Jon Harlouchet comes from a long line of Basque farmers in the Pyrénées-Atlantiques department of France.
One day, back in the 1960s, when his father was working on the farm, a salesman arrived from a company selling corn seeds. The man was giving out free seeds and a recommended treatment to maximize yield.
“Test them,” urged the man.
It worked. The seeds grew well, all looking very much uniform. The treatment was efficient and the land was fertile, so the corn was a roaring success.
“They used the strategy any colonist would use,” says Jon.
The new, better-performing corn crop that Jon’s father began planting was a hybrid. Hybrid corn is a type of crossbred corn, developed by repeated self-pollination, which creates a genetically pure variety.
With hybrids, breeders can intentionally create varieties with specific traits; perhaps to tolerate drought or pests, or to grow faster, or bigger.
Soon Jon’s father, and all those around him, were farming hybrids.
“The clone grows very well but eventually pollination happens between clones from the same family with the same genetics,” explains Jon. “So when you plant it again the results worsen in the next generation.”
Meaning that each year farmers have to buy new seeds from the industry.
“That was the system of natural manipulation used to force farmers to buy new seeds each and every year,” Jon says.
GMOs, transgenics and a change of direction
Around 2000, Jon, who was now running the family farm, decided to move towards organic production.
To help feed his cattle he grew corn, using organic seeds from his supplier.
But in 2015 something changed. It was during the period when many people in Europe were protesting against Genetically Modified Organisms (GMOs) in agriculture.
“There was a big fight against transgenics,” Jon adds, talking about organisms that have had genes altered by introducing DNA from a different species.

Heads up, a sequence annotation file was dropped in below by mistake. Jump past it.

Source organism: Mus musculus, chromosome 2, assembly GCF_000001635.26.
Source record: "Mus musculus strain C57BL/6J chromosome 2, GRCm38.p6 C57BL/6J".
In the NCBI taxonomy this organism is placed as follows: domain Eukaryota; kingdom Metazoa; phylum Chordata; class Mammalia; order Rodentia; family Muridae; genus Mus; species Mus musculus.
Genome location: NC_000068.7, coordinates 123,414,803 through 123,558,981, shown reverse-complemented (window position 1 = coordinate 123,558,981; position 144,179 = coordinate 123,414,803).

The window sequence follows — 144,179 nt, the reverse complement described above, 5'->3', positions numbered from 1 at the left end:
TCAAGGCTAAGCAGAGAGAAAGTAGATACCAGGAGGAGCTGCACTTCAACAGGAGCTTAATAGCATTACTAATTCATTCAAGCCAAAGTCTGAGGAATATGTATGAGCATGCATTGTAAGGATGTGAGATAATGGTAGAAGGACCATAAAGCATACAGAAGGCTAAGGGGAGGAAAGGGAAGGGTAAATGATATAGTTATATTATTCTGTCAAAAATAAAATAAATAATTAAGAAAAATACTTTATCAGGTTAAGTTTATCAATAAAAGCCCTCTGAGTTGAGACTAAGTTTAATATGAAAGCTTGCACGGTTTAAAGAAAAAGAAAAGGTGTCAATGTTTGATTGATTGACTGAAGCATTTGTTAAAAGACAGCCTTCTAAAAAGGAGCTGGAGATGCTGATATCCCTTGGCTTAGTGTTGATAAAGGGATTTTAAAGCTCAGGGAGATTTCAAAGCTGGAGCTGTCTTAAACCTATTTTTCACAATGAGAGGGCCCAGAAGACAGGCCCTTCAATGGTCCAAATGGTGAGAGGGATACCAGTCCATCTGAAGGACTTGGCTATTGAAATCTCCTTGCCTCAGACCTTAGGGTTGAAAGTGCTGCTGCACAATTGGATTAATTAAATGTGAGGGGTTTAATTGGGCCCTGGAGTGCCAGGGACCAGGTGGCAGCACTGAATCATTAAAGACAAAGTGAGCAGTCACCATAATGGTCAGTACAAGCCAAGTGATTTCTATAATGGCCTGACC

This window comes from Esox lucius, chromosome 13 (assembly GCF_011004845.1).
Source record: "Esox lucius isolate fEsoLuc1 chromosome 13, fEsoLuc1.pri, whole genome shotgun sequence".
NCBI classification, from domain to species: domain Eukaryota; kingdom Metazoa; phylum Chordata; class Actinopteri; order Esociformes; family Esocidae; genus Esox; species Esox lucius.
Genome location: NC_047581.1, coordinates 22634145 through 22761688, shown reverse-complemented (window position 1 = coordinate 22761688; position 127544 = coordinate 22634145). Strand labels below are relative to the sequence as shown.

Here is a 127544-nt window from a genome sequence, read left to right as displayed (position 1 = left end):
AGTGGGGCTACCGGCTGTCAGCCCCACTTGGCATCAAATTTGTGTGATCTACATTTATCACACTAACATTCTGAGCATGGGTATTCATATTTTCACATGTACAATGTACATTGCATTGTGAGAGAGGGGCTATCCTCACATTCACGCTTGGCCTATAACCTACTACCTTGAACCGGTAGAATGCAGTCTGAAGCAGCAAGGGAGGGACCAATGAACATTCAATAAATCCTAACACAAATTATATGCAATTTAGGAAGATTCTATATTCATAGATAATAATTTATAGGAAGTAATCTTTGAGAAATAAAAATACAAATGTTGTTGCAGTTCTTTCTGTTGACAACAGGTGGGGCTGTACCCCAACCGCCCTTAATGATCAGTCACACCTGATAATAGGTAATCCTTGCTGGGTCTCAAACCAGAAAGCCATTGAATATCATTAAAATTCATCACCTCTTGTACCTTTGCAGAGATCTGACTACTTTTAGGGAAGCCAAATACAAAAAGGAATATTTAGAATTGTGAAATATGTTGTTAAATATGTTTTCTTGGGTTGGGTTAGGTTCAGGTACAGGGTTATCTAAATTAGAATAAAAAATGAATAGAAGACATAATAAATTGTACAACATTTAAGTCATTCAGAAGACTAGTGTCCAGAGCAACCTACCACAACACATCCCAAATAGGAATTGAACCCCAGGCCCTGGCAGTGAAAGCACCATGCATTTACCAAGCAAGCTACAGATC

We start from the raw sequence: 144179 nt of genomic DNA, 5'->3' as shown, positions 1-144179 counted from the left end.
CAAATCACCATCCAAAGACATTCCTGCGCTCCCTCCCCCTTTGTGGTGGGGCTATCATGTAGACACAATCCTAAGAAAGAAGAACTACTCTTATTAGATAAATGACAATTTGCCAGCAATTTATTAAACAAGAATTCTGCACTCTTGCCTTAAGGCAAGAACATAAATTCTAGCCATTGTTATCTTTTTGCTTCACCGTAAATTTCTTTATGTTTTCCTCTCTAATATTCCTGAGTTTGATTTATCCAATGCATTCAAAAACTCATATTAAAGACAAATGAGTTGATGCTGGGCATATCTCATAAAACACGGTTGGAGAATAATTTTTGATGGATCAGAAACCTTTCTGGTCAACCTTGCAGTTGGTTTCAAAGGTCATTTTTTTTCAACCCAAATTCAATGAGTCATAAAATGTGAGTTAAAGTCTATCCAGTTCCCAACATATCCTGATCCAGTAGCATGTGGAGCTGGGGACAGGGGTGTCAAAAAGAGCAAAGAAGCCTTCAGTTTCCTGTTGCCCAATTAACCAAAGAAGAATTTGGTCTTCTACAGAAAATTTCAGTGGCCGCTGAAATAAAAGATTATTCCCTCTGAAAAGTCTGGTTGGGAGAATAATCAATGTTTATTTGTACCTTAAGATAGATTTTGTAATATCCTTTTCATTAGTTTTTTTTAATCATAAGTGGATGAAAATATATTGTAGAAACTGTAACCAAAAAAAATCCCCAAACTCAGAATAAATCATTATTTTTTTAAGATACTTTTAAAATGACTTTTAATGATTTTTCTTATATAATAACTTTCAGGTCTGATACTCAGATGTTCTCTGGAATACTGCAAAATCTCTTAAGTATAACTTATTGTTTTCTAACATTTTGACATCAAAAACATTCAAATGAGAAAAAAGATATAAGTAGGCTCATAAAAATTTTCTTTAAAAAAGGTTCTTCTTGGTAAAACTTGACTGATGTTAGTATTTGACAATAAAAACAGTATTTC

“I took part in that fight and that’s when I realised that the company I was buying my seeds from was also selling and promoting transgenics.”
“I decided that it wasn’t a good idea to leave the responsibility of seeds in the hands of these companies.”
So he took matters into his own hands and began searching for and eventually growing the traditional and genetically diverse corn known as Grand Roux Basque, a maize cultivated in the Basque Country since the 16th century.
Within five years he stopped buying seeds altogether.
A collective approach, based on sharing
Gradually, several of Jon’s friends and fellow farmers started working with the seeds too. They set up an association, Arto Gorria, to manage the growth and distribution of their corn seeds.
“We set some rules,” Jon explains. “The first one is that it has to be grown ecologically, without chemicals.”
“There are also symbolic rules. We don’t let the corn seed enter into a monetisation system. You can only get it by exchanging it for something else. We don’t sell it,” he continues.
“We forbid irrigation. It has to be suited to the environment. If it doesn’t rain, you shouldn’t plant corn. Another important point is that we limit the amount of corn that is exchanged, by people or workers.”
In doing so, the association aims to allow lots of people to grow a little bit of the corn, rather than for one person to grow a lot.
“I think it’s possible to have a beautiful life working as a farmer,” Jon reflects. “For that, you need to find the meaning and the positive side of this job … And to do that you need to free the job from an industry that uses a ruling system under which you are just the executioner … That’s a political project.”